The persistent reminders are saturating our eyes and ears in full force. This is a season – the season – of anticipation, joy and goodwill.
Some people just can’t get there.
Whether it’s an enduring sad holiday memory or a recent death, divorce, job loss, mental illness or family issue, many find the Christmas season something to survive.
So for the third year, All Saints Episcopal Church in Gastonia will welcome those whose suffering is heightened during the holidays. The “Blue Liturgy” or “Longest Night” service at 7 p.m. Dec. 19 has its own reminder: ‘Tis the season to be yourself.
“The culture does not honor the fact that there is pain and grief and struggling and sorrow in this season of joy that we have come to try to push on people,” said the Rev. Gary Butterworth, rector at All Saints. “We can honor grief and sorrow in a season of joy because it’s wrapped around Christ, who suffered with us, who grieved with us.”
The longest-night title refers to the longest night of the calendar year, on Dec. 21, also a metaphorical reference to the “blue” feeling that many have during this season. The 45-minute service, which is open to everyone, includes hymns and prayers, one of which includes this passage: “God has promised to meet us here and to welcome us for who we are.”
Butterworth said the first two services have been very well received, starting with about 20 attendees in 2012 and another 10 or so last year.
“It’s not new in that nobody’s ever done it, but it’s new in that it hasn’t taken root within the church,” he says. “It’s not something that people expect the church to acknowledge.”
Parishioner Julia Madden said that “sometimes the darkness can just be the stress of the season.” She heard about a similar service from a friend who was a priest when she was living in Norfolk, Va., years ago, and recommended it for her own church at the time. She moved to Charlotte in 2008 and eventually mentioned the idea to Butterworth.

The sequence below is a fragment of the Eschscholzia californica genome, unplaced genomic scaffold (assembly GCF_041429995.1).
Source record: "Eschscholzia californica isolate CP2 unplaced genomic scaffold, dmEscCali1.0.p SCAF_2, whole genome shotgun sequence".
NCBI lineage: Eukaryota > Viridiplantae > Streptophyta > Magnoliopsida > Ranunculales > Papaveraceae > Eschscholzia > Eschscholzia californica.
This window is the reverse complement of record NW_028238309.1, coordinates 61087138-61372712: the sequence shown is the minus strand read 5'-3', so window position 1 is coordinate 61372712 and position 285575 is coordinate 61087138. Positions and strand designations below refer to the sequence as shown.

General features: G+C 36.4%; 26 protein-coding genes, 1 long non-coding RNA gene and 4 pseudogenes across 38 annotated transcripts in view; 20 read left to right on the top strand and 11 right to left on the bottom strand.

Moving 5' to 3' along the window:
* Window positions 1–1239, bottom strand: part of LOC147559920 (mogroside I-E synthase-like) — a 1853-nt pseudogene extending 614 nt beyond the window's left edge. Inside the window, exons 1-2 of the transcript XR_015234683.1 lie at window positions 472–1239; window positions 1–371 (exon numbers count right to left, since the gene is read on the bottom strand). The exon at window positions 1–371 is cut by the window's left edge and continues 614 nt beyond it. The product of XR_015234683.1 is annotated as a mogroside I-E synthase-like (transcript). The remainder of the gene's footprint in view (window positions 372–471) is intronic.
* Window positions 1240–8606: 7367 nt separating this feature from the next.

“It’s a great thing for the parish,” she says, “but it also offers a beacon of hope for the community or for people who are struggling. … “It’s no coincidence to me that December 21st is the feast day of Saint Thomas – who, as we all know, is doubting Thomas. He’s our ultimate hero” in giving us permission to question or doubt aspects of our lives related to God.
Madden, 54, even had a role in how the service is organized. “I can’t tell you how beautiful it is, just to walk in,” she says. “It’s so quiet. They try to set the tone with light. Lots of candlelight.”
Butterworth describes a signature rite in the service: “We bring in a manger, and when people come in we give them strips of cloth and black magic markers or pens and we ask them during periods of the service to think about what’s troubling them – their loss, their grief, their struggles – and to write them down.
“Then, at one point in the service, they’re asked to come forward and place the written pieces of cloth in the manger. Of course, Jesus is not there yet, because we celebrate Jesus’ coming on Christmas. The more powerful thing about this is that the manger stays in the worship space throughout the entire Christmas season. So those people who have come to us are with us throughout the entire Christmas season.”
He says that after people have come forward with their cloth strips, they are asked to go to a sand-filled bin and light a long, thin candle or taper – another act of remembrance.
A 31-year Navy veteran, Butterworth particularly identifies with military veterans and their families who struggle during this time of year. “What sticks with me is how the stranger who has come embraces me with tears. That’s the affirmation. So they’ve got a safe place to do that.”
He emphasizes that people’s sadness during the holidays is nothing to be embarrassed about, something that’s human and natural.
“Whether we’re conscious of it or not, we’re all searching. This is just another way to help in that search.”